NCHR Comment on FDA Proposed Rule on the Protection of Human Subjects and Institutional Review Boards(IRB)

December 28, 2022 

Thank you for the opportunity to comment on FDA’s proposed rule to amend its regulations on the protection of human subjects and institutional review boards (IRBs). We appreciate the agency’s efforts to improve and streamline the current system of oversight while enhancing the protection of human subjects. 

The National Center for Health Research (NCHR) is a nonprofit think tank that conducts, analyzes, and scrutinizes research on a range of health issues with a particular focus on which prevention strategies and treatments are most effective for which patients and consumers. We do not accept funding from companies that make products that are the subject of our work, so we have no conflicts of interest. 

NCHR supports the FDA’s efforts to improve efficiency in the review and oversight of clinical trials involving multiple sites by requiring a single IRB for all the U.S. centers in a multi-center clinical trial. We concur with FDA’s assessment that a single IRB will help save time, improve the ability to respond to important safety issues, and contribute to greater efficiency in the FDA’s IRB inspection program. 

In some instances, local IRBs may be more familiar with the specific characteristics of their communities based on socioeconomic status, language, regional, cultural or religious differences. These factors may be important to ensure that informed consent and other documents will be understood by patients participating in clinical trials. We recommend that the regulations specify that the IRB may evaluate and approve informed consent and other documents that are tailored to the features of specific communities when needed.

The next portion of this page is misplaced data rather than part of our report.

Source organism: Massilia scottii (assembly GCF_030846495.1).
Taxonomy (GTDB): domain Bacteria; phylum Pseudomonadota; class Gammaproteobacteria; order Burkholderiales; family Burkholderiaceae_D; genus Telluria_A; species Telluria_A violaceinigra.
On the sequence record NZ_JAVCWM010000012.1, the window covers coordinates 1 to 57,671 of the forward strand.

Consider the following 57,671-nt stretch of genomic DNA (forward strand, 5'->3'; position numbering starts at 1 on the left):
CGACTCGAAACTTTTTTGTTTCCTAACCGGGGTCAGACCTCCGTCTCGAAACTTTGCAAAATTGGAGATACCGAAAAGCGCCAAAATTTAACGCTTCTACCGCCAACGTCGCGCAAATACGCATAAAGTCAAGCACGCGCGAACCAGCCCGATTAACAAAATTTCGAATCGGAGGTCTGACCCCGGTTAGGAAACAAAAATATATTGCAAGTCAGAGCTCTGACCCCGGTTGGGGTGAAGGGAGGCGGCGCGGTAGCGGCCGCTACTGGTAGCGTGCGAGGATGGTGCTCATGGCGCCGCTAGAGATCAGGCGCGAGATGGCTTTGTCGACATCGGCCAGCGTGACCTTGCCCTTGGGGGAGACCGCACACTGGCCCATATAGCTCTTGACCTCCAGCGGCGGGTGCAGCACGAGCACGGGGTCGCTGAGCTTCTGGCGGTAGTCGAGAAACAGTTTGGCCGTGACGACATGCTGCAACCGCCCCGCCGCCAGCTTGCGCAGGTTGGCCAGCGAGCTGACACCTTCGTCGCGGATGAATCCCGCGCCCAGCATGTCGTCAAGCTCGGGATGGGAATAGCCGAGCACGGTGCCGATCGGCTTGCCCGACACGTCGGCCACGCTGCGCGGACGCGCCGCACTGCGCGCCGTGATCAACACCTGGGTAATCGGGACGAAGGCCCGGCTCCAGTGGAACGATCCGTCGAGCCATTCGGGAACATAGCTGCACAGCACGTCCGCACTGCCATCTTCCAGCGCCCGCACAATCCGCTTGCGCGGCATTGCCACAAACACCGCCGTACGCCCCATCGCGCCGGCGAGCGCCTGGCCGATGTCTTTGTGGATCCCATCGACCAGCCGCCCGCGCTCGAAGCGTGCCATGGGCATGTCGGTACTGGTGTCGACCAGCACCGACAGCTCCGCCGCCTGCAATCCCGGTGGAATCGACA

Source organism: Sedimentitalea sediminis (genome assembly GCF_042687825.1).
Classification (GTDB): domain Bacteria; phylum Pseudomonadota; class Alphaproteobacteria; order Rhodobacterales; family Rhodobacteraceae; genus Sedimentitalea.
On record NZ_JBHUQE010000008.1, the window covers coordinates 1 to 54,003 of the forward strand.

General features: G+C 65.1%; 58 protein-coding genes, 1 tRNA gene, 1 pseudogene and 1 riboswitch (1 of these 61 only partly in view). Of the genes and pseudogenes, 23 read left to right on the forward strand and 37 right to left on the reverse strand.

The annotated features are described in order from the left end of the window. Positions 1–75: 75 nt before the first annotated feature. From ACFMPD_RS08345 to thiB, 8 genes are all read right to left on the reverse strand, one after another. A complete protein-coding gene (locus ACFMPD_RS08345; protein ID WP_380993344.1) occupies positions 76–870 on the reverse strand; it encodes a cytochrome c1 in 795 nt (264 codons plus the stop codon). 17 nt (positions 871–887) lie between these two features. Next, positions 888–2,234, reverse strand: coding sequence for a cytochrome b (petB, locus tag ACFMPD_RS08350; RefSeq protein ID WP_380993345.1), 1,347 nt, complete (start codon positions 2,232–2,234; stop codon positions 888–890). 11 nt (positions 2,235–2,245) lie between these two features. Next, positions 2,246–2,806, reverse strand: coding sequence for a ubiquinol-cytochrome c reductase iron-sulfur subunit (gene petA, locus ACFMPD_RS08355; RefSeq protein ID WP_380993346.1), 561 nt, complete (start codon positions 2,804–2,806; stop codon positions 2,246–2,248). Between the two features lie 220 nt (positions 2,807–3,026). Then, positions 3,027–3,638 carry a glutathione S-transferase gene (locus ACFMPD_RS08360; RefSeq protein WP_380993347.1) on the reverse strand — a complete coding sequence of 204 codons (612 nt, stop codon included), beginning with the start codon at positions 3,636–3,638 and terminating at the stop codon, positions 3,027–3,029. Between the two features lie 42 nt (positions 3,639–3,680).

We support the FDA’s proposed changes to the requirements for informed consent, which are intended to help participants better understand the details of the research and how their information may be used in the future. We agree with the agency’s effort to present information in an organized and understandable manner. However, the FDA’s language is too vague, and leaves room for wide variation. Therefore, we recommend that the agency provide a more explicitly structured definition of what is required as a way to reduce inappropriate interpretations of the guidelines. 

Unfortunately, many patients sign informed consent documents without carefully reading them; in fact, the average reading level for surgery consent forms at 616 U.S. hospitals is 12.6 years and only 7% are at or below the 8th grade reading level 1 – which is the average reading level for Americans. 2 The oral informed consent could potentially be more informative, but research

indicates that it is not. For example, an evaluation of 141 informed consent discussions regarding orthopedic surgery found that 41% [of conversations] did not include pros and cons, and 86% did not address the patient’s role in decision-making. 3 Another study found that patients are often intimidated and hesitate to question their physicians. 4 In two other studies, interviews with patients conducted 3 hours after consent for prostate surgery and 2 hours after consent for neurosurgery found that most patients could not recall the major risks of potential complications.5